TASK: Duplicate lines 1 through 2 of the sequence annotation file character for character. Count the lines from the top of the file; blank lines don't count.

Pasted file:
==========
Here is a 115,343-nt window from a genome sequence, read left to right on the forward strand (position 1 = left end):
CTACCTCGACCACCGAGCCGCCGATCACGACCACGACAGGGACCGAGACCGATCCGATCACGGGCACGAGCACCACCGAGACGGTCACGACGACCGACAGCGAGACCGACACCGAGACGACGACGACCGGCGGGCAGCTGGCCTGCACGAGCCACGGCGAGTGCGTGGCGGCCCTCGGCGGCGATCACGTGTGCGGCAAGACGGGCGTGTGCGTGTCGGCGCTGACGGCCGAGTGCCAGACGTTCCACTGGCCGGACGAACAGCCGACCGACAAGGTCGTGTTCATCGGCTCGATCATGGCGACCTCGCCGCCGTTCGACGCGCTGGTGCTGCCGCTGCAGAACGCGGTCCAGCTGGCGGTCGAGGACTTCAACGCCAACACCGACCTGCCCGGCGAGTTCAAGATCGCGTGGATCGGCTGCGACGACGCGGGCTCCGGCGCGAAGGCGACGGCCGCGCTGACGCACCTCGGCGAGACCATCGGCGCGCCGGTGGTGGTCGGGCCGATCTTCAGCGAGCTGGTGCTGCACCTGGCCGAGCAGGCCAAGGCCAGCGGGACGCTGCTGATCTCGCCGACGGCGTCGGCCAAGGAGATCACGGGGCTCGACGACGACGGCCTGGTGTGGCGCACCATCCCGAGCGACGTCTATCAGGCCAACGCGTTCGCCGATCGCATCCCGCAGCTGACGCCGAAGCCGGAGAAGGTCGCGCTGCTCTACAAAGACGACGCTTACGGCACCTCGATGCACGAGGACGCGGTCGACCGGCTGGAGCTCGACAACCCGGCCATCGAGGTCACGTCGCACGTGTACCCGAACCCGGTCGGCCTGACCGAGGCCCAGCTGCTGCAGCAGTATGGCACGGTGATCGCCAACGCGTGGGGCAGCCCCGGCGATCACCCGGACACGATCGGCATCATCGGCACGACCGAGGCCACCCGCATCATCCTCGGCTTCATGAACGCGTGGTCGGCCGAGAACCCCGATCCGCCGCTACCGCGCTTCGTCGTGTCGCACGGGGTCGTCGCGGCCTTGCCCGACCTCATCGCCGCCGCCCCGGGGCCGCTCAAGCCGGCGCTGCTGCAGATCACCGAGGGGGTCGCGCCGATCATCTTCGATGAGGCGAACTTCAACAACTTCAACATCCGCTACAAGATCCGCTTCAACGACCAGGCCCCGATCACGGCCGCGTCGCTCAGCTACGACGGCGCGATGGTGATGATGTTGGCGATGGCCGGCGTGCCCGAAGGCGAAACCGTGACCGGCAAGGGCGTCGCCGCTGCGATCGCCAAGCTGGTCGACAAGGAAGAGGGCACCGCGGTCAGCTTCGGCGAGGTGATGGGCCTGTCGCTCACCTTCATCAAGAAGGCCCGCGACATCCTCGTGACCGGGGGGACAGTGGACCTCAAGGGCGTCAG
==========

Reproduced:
Here is a 115,343-nt window from a genome sequence, read left to right on the forward strand (position 1 = left end):
CTACCTCGACCACCGAGCCGCCGATCACGACCACGACAGGGACCGAGACCGATCCGATCACGGGCACGAGCACCACCGAGACGGTCACGACGACCGACAGCGAGACCGACACCGAGACGACGACGACCGGCGGGCAGCTGGCCTGCACGAGCCACGGCGAGTGCGTGGCGGCCCTCGGCGGCGATCACGTGTGCGGCAAGACGGGCGTGTGCGTGTCGGCGCTGACGGCCGAGTGCCAGACGTTCCACTGGCCGGACGAACAGCCGACCGACAAGGTCGTGTTCATCGGCTCGATCATGGCGACCTCGCCGCCGTTCGACGCGCTGGTGCTGCCGCTGCAGAACGCGGTCCAGCTGGCGGTCGAGGACTTCAACGCCAACACCGACCTGCCCGGCGAGTTCAAGATCGCGTGGATCGGCTGCGACGACGCGGGCTCCGGCGCGAAGGCGACGGCCGCGCTGACGCACCTCGGCGAGACCATCGGCGCGCCGGTGGTGGTCGGGCCGATCTTCAGCGAGCTGGTGCTGCACCTGGCCGAGCAGGCCAAGGCCAGCGGGACGCTGCTGATCTCGCCGACGGCGTCGGCCAAGGAGATCACGGGGCTCGACGACGACGGCCTGGTGTGGCGCACCATCCCGAGCGACGTCTATCAGGCCAACGCGTTCGCCGATCGCATCCCGCAGCTGACGCCGAAGCCGGAGAAGGTCGCGCTGCTCTACAAAGACGACGCTTACGGCACCTCGATGCACGAGGACGCGGTCGACCGGCTGGAGCTCGACAACCCGGCCATCGAGGTCACGTCGCACGTGTACCCGAACCCGGTCGGCCTGACCGAGGCCCAGCTGCTGCAGCAGTATGGCACGGTGATCGCCAACGCGTGGGGCAGCCCCGGCGATCACCCGGACACGATCGGCATCATCGGCACGACCGAGGCCACCCGCATCATCCTCGGCTTCATGAACGCGTGGTCGGCCGAGAACCCCGATCCGCCGCTACCGCGCTTCGTCGTGTCGCACGGGGTCGTCGCGGCCTTGCCCGACCTCATCGCCGCCGCCCCGGGGCCGCTCAAGCCGGCGCTGCTGCAGATCACCGAGGGGGTCGCGCCGATCATCTTCGATGAGGCGAACTTCAACAACTTCAACATCCGCTACAAGATCCGCTTCAACGACCAGGCCCCGATCACGGCCGCGTCGCTCAGCTACGACGGCGCGATGGTGATGATGTTGGCGATGGCCGGCGTGCCCGAAGGCGAAACCGTGACCGGCAAGGGCGTCGCCGCTGCGATCGCCAAGCTGGTCGACAAGGAAGAGGGCACCGCGGTCAGCTTCGGCGAGGTGATGGGCCTGTCGCTCACCTTCATCAAGAAGGCCCGCGACATCCTCGTGACCGGGGGGACAGTGGACCTCAAGGGCGTCAG